In the world of basketball, and sport as a whole, the scripts are rarely written for a perfect, fairytale ending. Quite the contrary, in fact; every season there can only be one winner and one happy ending for one set of fans. That's just the way it is.
The best team doesn't always win, either. For every magical tale of the underdog, there is a story of heartbreak for what could have been, too.
Injuries are part and parcel of just about every sport, contact or not. Kicking a football, swinging a golf club or even just running; competitors all fall at some time or another.
Given the exhausting nature of an 82-game regular season fitted into a six-month window, prior to the postseason, which can add on another 28 games - or atleast 16 - to the campaign, basketball is a sport more susceptible to the rigours of physical competition than most.
As a result, injuries have a tendency to rob the fans of the greatest showdowns and likely triumphs that a healthy league would, potentially, present.
Currently, the reigning, and in all likely hood the next MVP, Stephen Curry, is sidelined with a sprained knee he suffered during the Golden State Warriors' first-round series with the Houston Rockets.
Curry suffered the injury in his first game back from a sprained ankle. Although the three-point king is only expected to miss a couple of weeks, should the point guard remain missing deeper into the playoffs, the Warriors' aspirations of retaining the Larry O'Brien trophy might suffer.
Another superstar point guard to be struck down by the playoff curse this year is Chris Paul. The nine-time All-Star broke a bone in his right hand during game four of the L.A. Clippers' playoff series with the Portland Trail Blazers, which is now levelled at 2-2 with Paul ruled out for at least a month and Blake Griffin rated as 50/50 for game five.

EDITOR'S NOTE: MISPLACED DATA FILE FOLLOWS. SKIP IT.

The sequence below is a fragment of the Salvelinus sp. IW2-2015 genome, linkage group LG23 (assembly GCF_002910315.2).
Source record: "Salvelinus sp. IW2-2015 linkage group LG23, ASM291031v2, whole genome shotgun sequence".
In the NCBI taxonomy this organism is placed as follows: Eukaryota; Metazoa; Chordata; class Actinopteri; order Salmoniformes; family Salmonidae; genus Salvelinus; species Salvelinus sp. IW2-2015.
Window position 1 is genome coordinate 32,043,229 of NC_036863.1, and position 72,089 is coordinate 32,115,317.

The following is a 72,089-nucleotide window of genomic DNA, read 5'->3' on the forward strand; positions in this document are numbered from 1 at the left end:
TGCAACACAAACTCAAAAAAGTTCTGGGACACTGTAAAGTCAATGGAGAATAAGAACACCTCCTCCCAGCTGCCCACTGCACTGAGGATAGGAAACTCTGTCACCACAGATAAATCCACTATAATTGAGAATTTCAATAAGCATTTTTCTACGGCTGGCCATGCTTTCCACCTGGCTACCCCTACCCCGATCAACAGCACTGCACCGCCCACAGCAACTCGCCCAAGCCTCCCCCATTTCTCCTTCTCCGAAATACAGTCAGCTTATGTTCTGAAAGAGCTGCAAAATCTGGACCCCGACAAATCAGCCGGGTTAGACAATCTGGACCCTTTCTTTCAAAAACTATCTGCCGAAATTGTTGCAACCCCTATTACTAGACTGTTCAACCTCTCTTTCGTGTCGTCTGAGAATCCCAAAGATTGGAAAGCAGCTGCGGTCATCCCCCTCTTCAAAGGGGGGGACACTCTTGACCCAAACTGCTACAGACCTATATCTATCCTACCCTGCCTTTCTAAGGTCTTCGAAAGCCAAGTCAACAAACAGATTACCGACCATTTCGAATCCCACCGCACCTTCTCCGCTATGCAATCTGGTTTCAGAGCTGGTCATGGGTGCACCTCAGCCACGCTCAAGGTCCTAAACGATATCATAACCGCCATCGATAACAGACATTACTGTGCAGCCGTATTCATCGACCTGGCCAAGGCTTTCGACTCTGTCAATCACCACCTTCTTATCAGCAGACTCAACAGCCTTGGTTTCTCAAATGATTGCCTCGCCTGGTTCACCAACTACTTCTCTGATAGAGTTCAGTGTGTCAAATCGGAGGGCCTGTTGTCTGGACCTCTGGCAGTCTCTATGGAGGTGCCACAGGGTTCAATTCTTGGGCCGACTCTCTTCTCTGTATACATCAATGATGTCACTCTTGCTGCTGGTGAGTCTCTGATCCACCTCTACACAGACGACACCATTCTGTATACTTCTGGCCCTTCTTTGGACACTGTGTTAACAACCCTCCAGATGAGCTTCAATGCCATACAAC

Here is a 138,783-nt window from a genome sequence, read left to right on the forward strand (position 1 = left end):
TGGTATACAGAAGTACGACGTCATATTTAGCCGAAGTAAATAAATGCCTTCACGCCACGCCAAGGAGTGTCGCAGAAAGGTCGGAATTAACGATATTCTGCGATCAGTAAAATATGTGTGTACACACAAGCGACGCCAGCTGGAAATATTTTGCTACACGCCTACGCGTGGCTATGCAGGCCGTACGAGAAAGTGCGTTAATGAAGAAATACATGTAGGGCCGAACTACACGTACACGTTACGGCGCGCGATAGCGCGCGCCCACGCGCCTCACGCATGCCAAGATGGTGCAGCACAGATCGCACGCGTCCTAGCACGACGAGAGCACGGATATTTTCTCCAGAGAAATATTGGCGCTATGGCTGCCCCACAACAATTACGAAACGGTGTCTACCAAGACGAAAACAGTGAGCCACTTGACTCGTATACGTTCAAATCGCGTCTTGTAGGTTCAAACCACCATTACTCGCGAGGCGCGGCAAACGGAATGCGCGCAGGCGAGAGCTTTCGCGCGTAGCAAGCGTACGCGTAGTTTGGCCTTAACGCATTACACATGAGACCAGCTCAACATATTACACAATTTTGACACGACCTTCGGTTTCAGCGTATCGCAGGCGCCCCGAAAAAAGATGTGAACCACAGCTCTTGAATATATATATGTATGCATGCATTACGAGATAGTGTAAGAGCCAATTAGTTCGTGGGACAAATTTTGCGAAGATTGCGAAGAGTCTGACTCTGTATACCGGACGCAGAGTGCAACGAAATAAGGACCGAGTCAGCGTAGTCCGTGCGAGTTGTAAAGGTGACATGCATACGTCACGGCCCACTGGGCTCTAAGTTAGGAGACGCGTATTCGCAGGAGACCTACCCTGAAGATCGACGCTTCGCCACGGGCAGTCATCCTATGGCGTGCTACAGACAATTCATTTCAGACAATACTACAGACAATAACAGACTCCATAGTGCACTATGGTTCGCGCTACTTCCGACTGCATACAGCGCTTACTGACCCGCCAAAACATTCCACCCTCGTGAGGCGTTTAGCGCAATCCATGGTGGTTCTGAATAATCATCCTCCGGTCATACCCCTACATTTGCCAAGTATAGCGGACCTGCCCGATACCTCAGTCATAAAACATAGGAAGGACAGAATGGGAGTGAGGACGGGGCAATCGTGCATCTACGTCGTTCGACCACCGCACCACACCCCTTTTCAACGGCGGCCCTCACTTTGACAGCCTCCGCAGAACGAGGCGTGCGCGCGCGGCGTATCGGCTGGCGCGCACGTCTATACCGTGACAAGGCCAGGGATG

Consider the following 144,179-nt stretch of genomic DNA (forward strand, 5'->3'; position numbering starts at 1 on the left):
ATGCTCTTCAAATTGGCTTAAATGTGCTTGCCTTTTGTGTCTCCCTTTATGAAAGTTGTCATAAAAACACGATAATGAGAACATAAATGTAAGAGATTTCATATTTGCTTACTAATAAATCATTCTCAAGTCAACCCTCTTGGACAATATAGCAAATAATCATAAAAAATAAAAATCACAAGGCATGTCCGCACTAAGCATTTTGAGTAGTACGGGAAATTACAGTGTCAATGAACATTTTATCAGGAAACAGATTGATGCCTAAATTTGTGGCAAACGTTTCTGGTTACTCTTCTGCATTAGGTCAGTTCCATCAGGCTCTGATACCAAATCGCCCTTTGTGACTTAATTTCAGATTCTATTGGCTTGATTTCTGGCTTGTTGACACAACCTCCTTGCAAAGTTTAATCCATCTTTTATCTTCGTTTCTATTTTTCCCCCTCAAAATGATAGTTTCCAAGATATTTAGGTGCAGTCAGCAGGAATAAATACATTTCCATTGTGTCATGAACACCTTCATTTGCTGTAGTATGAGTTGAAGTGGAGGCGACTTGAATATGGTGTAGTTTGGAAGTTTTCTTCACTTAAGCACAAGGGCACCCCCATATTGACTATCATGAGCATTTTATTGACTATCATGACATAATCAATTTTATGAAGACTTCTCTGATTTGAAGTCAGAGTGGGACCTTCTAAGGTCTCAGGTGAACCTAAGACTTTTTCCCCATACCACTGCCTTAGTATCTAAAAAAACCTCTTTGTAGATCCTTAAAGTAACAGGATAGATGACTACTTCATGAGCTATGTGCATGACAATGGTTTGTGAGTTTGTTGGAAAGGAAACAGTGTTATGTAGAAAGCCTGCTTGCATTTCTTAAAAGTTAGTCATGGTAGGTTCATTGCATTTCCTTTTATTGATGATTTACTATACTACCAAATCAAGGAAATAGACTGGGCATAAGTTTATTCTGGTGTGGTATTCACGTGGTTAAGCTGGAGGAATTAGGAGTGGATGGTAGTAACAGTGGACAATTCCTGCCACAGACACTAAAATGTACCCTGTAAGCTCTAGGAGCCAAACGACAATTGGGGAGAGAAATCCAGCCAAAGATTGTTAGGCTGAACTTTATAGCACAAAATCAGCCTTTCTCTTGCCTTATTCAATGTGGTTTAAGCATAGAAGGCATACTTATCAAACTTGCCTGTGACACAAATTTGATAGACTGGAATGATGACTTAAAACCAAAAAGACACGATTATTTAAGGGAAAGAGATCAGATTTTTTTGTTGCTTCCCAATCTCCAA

Losing their two star men has seriously hampered the Clippers' chances of a deep playoff run this year. The Cleveland Cavaliers suffered a similar fate last year when Kevin Love dislocated his shoulder and Kyrie Irving broke his kneecap to leave LeBron James as the lone gunslinger against the Warriors.
Incredibly, King James led the Cavs to the NBA Finals where they fell to the Warriors in six games, 4-2. But, what could have been if the 31-year-old had been ably assisted by his usual stellar supporting cast?
We've compiled a list of five other untimely playoff injuries that changed the course of history and, in some cases, altered legacies forever.
MAGIC JOHNSON - 1988-89
In light of the point guards apparent demise during this term's postseason, it's only fitting we start with one of, if not the greatest resident at the one spot of all-time.
Lifelong Laker Magic Johnson had put up numbers to the tune of 22.5 points, 12.8 assists, and 7.9 rebounds a night during the regular season, earning him his second MVP award. All signs pointed to the Lakers going on to achieve their first ever 'three-peat' by winning three championships in a row.
However, disaster called in Game Two of the NBA Finals when Johnson was struck down with a hamstring injury that left the Lakers powerless to resist the Detroit Pistons' backcourt charms of Isiah Thomas and eventual Finals MVP, Joe Dumars.
A 42-year-old Kareem Abdul-Jabbar and James Worthy weren't enough to push the Lakers past the Pistons and the back-to-back champions were promptly swept 4-0.
DIRK NOWITZKI - 2002-2003
In 2003, the big German Dirk Nowitzki really arrived as a true superstar in the NBA. It was the power forward's fifth year in the league, but he displayed career-highs in just about every category with averages of 25.1 points, 9.9 boards and 1.4 steals a night.
More than that, he carried his form over to the postseason and was instrumental in the Mavericks reaching the Conference Finals against a San Antonio Spurs side that had finally overcome the L.A Lakers, who had won the last three NBA titles.
Nowitzki really made a statement during game one in San Antonio by dropping 38 points and collecting 15 rebounds on Tim Duncan to give Dallas an early lead. However, in game three, with the series all tied up, the seven-footer sprained his knee landing from a rebound after colliding with the Spurs' Manu Ginobili.
The 13-time All-Star wouldn't take to the court again that campaign, and because of that, Dallas' campaign wouldn't last much longer, either.